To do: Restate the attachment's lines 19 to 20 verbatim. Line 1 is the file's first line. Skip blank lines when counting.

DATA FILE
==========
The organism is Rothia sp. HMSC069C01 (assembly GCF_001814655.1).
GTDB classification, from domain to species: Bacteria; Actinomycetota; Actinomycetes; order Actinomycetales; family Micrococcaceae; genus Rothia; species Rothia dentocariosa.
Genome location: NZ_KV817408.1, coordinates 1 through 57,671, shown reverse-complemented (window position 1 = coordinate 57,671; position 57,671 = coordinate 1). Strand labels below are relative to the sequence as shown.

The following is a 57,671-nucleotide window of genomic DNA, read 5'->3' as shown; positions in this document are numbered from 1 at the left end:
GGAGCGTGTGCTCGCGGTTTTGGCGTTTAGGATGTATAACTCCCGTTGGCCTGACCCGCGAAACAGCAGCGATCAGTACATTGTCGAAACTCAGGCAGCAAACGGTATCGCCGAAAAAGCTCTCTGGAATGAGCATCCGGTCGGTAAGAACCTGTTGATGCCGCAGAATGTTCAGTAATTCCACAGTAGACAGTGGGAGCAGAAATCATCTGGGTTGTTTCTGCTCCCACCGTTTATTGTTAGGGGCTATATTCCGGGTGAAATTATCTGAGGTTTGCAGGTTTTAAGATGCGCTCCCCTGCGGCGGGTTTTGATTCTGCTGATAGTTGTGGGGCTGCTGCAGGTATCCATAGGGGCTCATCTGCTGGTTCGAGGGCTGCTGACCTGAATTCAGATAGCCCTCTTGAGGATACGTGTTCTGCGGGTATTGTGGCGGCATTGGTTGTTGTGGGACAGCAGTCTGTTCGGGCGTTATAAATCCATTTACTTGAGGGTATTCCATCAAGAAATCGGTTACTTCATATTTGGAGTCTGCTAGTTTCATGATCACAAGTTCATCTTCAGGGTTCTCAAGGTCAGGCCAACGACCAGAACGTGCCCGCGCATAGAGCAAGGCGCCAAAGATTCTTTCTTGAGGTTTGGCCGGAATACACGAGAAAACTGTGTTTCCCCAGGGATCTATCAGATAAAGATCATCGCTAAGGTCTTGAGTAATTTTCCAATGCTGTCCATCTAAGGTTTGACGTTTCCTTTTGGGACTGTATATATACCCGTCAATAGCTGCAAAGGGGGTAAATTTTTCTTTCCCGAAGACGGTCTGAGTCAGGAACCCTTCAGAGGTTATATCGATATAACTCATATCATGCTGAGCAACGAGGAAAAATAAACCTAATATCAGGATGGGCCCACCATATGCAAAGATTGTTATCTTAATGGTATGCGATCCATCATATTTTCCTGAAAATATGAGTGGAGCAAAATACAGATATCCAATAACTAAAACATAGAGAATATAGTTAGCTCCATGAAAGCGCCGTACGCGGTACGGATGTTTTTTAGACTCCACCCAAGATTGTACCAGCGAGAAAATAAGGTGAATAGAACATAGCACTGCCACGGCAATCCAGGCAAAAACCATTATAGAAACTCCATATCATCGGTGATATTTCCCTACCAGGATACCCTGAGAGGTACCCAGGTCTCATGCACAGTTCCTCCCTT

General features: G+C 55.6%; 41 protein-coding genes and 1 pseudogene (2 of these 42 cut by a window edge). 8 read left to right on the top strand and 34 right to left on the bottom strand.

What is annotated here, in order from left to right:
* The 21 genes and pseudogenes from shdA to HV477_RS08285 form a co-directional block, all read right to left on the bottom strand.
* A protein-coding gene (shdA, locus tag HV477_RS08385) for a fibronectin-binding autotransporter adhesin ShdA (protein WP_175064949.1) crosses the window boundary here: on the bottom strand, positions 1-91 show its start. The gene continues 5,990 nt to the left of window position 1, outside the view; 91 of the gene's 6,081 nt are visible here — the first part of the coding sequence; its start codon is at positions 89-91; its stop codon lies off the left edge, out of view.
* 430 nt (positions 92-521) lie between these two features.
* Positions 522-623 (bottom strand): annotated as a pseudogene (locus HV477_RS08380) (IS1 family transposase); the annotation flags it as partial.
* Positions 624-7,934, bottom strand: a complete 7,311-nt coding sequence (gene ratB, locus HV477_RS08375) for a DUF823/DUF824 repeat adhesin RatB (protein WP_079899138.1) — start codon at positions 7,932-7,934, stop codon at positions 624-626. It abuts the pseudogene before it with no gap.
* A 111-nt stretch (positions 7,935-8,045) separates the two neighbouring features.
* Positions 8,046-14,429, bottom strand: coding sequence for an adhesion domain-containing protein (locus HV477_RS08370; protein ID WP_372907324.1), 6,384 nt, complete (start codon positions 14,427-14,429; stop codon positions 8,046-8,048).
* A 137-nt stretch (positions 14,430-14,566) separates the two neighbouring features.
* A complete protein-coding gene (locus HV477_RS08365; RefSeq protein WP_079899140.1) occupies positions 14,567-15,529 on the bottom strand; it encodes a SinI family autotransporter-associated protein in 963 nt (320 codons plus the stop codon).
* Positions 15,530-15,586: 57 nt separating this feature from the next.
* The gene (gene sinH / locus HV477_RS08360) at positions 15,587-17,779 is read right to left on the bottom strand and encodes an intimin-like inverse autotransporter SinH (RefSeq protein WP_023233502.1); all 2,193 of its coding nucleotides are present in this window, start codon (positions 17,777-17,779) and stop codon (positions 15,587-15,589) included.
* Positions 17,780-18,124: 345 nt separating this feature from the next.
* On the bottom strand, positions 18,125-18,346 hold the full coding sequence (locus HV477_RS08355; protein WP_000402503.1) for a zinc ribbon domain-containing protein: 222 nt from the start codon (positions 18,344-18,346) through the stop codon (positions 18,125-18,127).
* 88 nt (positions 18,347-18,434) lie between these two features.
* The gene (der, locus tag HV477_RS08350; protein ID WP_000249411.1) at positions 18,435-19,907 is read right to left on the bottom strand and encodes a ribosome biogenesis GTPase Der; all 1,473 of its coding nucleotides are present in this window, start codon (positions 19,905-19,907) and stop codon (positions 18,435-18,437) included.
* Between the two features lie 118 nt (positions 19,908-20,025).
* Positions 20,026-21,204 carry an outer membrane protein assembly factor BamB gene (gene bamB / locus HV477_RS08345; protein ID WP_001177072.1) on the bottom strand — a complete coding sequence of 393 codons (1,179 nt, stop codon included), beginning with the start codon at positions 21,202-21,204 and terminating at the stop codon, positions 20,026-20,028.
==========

* Positions 17,780-18,124: 345 nt separating this feature from the next.
* On the bottom strand, positions 18,125-18,346 hold the full coding sequence (locus HV477_RS08355; protein WP_000402503.1) for a zinc ribbon domain-containing protein: 222 nt from the start codon (positions 18,344-18,346) through the stop codon (positions 18,125-18,127).